John Braben remained with the band until 1973 when he too emigrated, to Australia, and Jon Critchley came in on trumpet. Dave Renton had also rejoined in 1973 and asked Jon Critchley to join the PJB: he was freshly fired from the Blue Magnolia Jass Orchestra for missing their gig to do one with The Merseysippi (JC: "Well, The Mags had two trumpets in those days (Jon and Ken Sims) and the Merseys, on that night, were without Pete Daniels and John Lawrence, so it seemed the right thing to do!") John Braben was a hard act to follow and despite having learned so much from Ken during his 5 years in the Mags he found that playing first horn was not easy
("having played second cornet to Ken in the Mags was great, but I knew that if I stopped he would carry on. When I first joined The Panama , It was really hard to make the change from playing fill-ins to playing the melody. I used Ken's golden rule a lot: if you play some rubbish, smile at the audience: they won't notice anything wrong. i. e., "Smile when you say s**t!")

From 1964 the PJB held a residency at The Black Horse in West Kirby for 15 years. Every Wednesday at 8pm you had to fight your way through the crowds to get to the bar, such was the popularity of the band. It had a great atmosphere. Mr and Mrs Wylie ran the pub and brought round hot pasties in the interval! The musicians and audience were young, in their prime, and could guarantee the bar takings to be well in profit. Great days. The band also concurrently played for many years at The Queens Hotel, Liscard Village, Wirral.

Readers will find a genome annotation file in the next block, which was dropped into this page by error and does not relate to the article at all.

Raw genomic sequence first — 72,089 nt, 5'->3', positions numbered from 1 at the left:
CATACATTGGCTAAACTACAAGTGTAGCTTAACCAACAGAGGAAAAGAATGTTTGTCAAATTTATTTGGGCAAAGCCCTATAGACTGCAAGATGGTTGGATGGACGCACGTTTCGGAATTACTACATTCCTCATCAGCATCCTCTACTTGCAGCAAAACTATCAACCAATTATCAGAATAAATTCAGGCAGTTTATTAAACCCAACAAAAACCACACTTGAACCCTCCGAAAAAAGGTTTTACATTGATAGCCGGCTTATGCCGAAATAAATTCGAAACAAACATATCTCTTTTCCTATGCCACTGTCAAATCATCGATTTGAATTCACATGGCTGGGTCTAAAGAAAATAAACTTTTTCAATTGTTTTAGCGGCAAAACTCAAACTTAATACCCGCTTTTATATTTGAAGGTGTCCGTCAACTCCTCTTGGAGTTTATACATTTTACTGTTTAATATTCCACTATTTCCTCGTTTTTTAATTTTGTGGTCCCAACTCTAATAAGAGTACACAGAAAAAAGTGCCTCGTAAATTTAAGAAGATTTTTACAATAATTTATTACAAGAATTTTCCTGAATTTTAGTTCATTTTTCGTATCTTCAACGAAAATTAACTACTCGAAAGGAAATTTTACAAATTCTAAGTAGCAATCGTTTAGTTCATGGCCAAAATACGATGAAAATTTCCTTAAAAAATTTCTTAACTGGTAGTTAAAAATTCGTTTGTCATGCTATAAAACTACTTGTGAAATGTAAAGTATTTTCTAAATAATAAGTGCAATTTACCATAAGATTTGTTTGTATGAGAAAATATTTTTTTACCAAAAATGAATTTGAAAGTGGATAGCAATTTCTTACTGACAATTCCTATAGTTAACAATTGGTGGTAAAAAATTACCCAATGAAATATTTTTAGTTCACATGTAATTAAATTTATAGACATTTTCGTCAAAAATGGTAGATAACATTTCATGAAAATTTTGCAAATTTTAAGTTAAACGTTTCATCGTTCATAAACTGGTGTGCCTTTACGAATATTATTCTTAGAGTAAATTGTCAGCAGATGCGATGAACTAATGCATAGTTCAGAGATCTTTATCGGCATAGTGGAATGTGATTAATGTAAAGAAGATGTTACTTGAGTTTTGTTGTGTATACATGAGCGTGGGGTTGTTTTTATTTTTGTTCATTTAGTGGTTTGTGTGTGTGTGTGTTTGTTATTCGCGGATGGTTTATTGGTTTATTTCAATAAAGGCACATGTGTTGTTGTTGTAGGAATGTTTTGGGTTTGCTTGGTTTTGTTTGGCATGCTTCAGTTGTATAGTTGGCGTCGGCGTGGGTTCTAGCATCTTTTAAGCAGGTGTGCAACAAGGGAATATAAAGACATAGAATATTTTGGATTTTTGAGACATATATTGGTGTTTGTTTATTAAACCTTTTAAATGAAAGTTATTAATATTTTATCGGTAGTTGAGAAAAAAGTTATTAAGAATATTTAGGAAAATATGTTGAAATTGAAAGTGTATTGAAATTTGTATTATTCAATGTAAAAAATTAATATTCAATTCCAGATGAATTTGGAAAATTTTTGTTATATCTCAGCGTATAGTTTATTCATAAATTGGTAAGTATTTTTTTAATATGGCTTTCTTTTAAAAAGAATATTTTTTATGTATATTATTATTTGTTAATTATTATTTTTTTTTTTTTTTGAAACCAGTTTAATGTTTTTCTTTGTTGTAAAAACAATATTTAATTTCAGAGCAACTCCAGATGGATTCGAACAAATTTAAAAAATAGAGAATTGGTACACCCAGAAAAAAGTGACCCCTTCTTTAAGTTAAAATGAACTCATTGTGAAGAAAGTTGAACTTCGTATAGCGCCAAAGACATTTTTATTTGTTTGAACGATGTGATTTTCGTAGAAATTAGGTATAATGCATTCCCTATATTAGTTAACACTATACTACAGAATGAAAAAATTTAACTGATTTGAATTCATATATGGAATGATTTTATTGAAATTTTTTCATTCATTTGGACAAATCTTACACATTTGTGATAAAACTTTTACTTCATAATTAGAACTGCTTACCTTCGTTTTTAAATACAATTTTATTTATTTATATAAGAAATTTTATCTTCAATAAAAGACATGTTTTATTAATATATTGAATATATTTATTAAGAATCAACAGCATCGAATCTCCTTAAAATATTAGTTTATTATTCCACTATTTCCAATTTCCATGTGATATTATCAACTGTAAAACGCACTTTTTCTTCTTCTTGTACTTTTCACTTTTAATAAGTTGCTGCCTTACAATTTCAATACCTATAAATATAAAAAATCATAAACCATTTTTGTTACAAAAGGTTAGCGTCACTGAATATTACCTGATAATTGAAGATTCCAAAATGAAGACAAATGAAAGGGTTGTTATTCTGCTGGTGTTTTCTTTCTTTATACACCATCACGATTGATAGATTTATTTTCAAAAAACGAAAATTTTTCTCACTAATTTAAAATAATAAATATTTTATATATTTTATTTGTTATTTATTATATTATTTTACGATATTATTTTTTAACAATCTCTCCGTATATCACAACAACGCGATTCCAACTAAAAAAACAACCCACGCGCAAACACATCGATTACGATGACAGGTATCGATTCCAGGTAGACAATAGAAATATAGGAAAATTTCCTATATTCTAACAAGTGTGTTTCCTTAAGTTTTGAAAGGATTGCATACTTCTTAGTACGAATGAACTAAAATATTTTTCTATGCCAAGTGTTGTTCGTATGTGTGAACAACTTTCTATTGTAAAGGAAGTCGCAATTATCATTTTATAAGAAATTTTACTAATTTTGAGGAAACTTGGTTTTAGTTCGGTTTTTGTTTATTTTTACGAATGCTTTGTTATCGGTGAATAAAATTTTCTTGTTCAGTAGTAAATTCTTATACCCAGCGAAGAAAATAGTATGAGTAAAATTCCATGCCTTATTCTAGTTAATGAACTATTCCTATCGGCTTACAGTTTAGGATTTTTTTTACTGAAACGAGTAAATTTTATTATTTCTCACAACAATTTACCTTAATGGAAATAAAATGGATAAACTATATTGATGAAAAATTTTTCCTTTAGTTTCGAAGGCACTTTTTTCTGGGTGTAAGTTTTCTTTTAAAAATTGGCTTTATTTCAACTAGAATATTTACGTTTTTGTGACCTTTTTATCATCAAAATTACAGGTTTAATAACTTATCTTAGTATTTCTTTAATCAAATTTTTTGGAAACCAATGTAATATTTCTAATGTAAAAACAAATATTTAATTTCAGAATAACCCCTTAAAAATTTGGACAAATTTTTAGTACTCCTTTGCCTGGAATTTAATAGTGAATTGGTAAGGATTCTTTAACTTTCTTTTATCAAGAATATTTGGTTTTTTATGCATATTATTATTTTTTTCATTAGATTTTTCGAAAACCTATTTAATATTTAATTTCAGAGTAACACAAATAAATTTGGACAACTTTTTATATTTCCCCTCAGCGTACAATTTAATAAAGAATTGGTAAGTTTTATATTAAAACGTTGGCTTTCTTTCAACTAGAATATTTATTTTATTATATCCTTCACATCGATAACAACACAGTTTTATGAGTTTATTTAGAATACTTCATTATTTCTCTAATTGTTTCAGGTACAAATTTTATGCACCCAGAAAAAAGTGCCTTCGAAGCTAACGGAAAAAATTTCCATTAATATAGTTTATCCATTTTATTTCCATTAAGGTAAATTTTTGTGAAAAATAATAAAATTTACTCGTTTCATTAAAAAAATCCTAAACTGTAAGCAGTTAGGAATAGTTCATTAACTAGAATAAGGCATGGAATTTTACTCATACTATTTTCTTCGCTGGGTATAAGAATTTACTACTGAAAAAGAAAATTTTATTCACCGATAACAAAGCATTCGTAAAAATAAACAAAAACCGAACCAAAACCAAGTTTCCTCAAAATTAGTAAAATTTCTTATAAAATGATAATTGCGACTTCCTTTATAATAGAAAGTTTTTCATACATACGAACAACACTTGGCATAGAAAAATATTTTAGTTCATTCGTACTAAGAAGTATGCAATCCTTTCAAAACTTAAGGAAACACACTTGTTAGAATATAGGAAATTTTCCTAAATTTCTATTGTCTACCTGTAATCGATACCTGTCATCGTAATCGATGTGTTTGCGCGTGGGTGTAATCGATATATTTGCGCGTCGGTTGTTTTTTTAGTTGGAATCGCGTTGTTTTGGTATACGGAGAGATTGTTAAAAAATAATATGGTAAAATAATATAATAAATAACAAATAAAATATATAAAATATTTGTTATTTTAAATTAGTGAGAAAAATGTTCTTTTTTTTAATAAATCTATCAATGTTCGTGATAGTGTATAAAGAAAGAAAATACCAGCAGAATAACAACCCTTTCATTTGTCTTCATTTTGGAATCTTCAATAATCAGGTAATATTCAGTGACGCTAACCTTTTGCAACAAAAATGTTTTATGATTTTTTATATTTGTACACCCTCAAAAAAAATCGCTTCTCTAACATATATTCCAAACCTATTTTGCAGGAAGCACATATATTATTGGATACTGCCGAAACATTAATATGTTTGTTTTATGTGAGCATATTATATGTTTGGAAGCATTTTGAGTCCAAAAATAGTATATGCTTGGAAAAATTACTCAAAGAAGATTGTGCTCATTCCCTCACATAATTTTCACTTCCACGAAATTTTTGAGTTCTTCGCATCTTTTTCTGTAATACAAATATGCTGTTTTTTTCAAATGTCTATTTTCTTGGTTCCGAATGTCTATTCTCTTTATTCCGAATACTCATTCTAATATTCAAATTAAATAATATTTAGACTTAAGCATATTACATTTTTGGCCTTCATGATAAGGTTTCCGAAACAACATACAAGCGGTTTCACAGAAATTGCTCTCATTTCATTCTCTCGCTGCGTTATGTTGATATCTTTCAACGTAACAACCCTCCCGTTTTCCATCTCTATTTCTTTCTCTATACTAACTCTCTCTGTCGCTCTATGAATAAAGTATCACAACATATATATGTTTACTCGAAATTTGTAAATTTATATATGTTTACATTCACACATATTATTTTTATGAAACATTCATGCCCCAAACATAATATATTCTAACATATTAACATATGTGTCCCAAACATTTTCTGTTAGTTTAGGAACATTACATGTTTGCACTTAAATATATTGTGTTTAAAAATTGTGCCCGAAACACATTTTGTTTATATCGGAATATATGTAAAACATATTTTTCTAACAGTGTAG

Probably The Black Horse, West Kirby, 1971: Roy Penny (tmb), Robin Tankard (bss), John Braben (tpt)

 

After piano player Bert Lamb left in the mid 60s Terry Burstall joined. Terry was born in Southport and founded The Darktown Strutters in the 1950s. He remained with The Panama for 45 years!

Neil Hopkins left in 1967/8 and Dave "Nipper" Wright joined. Dave was known as "Nipper" (due to his compactness height-wise), and also "The Peter Pan of The Wirral" on account of his Dorian Grey-like youth retaining qualities. Dave's day job got in the way; he was in the insurance business on a big world-wide scale, and always felt that common knowledge within the Insurance world of him also being a banjo player might somehow diminish his credibility; so was forced to put common sense before the band and moved south, as the profession and promise of money dictated, in 1982. But whilst he was with us The Original Panama, as it was then called, travelled to CAM Studios in Liverpool on 14th November 1970 to record for the first time. Keith Jones recalls that the recording engineer, weary of what he supposed to be yet another three-chord trick band come to waste his time, was amazed when the band put down 4 tracks in no time, three of them first takes. The band was John Braben (tpt), Roy Penny (tmb), Keith (clt), Terry Burstall (pno), Dave "Nipper" Wright (bjo), Robin Tankard (bass/tba) and Bill Williams (drs). The EP comprised "Working Man Blues", "Blame It On The Blues", "Bugle Boy March" and "Should I Reveal".